Photo: Connor Stefanison (Canada)
Hot springs bubble up through the limestone that was once an ancient inland sea, building a series of shallow, white travertine terraces in the Mammoth Hot Springs in Yellowstone National Park. Cyanobacteria living in the geothermal water tint the travertine in shades of brown, red-orange and green. It was cold on the morning that Connor visited, and thick steam swirled around the dead trees, with their bases engulfed by travertine and snow on their windward sides. Using a long exposure, Connor caught the scene’s mystical atmosphere.
Photo: Connor Stefanison (Canada)
Three black dots – one beak, two eyes – were what Connor was looking for: a ptarmigan in full winter plumage. Having scoped out suitable white-tailed ptarmigan habitat, at 3,000 metres in Jasper National Park, Alberta, Canada, he and his friend, kitted out in mountain gear and snowshoes, were on a long search for the snow-camouflaged bird. After fruitless hours following tracks and droppings and facing into a bone-chilling wind, Connor finally spotted his three black dots. When he realised that the ptarmigan was moving towards sprigs of willow to feed on the buds, he composed his shot, anticipating that the bird would carry on walking into the frame. By placing it at the edge of the frame, the ptarmigan became a hidden bonus in a beautiful snow scene.
Photo: Connor Stefanison (Canada)
It was midday, and Peter had arrived at a waterhole in the Kgalagadi Transfrontier Park, South Africa. Scores of white-backed and lappet-faced vultures covered an eland carcass, squabbling over the meat. ‘Two things hit me simultaneously,’ says Peter. ‘The vile stench of rotting flesh and the intense buzz of flies.’ The white-backed vultures were surprisingly violent as they vied for the best feeding positions. This particular individual had backed off from a fight but was about to re-enter the fray. Covered in dust, wings spread, head lowered, it reminded Peter of a gladiator in his chariot, lining up for a charge. Its picture is a portrayal of the true character of this feisty bird.
Photo: Peter Delaney (Ireland)
Here a lionfish is attacking a huge shoal of silversides and cardinalfish swirling in a huge baitball. ‘The synchrony was mesmerising, but the scene was a real challenge to photograph,’ says Alex. ‘I had to make sure that I didn’t overexpose the shiny, silver scales or create “noise” by highlighting particles in the water, while all the time being aware of the site’s strong currents.’ His determination paid off. He captured an intimate view of the agitated, swirling baitball, with the dazzling predator poised stage right.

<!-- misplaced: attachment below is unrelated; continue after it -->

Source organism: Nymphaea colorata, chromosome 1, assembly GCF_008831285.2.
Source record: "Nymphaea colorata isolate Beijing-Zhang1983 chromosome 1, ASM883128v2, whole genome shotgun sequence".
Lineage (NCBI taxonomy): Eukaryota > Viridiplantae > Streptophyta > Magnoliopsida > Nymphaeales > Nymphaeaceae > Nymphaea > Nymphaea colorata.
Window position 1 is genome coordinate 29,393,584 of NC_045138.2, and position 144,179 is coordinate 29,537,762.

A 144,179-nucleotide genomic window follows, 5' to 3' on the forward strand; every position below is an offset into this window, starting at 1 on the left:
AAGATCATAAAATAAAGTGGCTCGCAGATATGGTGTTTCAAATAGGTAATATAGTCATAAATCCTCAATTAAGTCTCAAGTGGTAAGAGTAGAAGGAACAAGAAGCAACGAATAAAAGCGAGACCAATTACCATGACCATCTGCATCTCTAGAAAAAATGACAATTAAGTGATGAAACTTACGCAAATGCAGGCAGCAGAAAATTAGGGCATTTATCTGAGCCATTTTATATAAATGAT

Photo: Alex Tattersall (United Kingdom)
Flying towards the volcano, the cloud of ash, smoke and steam was so thick that he couldn’t see the crater. But every so often, a strong wind blew the clouds away, and he could see a 200-metre-high fountain of lava spouting out of the crater and fast-flowing, molten rivers of lava running down it (some of these would travel 10 kilometres, sweeping away everything in their path). As gusts of hot air buffeted the helicopter, Sergey worked fast, strapped to the open door. ‘I just kept shooting, kept changing lenses and camera angles, knowing I had this one chance, hoping that I’d take one image that might do justice to what I was witnessing.’ That was indeed his last chance. At 1am a new explosion happened, the ground rumbled, huge lava bombs threatened the campsite, and a heavy rain of ash and smoke made it impossible to take pictures. Says Sergey, ‘I have been to many places and I have seen many extraordinary things, but witnessing the Plosky Tolbachik eruption deeply impressed me.’
Photo: Sergey Gorshkov (Russia)
The plan was to drive out to photograph the northern lights over the icebergs in Jökulsárlón, Iceland. But when she arrived, the sky was thick with cloud. ‘Not expecting anything extraordinary, I set up close to the car, which was not an ideal location,’ says Ellen. So when the clouds suddenly parted, revealing a breathtaking aurora borealis, she grabbed her gear and ran, stumbling in the dark, down to the water’s edge. ‘I was lucky,’ she says. ‘The aurora kept swirling, and I had time to set up again..,This was my favourite image – the swirl of the clouds complementing the unusual colours in the aurora, all mirrored in the lagoon.’
Photo: Ellen Anon (USA)
The remains of trees half-submerged in Lake Kariba, the world’s largest (by volume) artificial lake, stand sentry around a spit of land. They are ghostly reminders of an ecosystem that was flooded in the late 1950s and early 1960s by the construction of the massive Kariba Dam across the Zambezi River, between Zimbabwe and Zambia. As the lake formed, some 6,000 large animals, including elephants, were relocated as part of Operation Noah, many of them to Matusadona National Park. The lake forms the northern boundary of the park, which is very remote. ‘Most people get around by boat,’ says Richard. ‘We were the first visitors to our camp for five years.’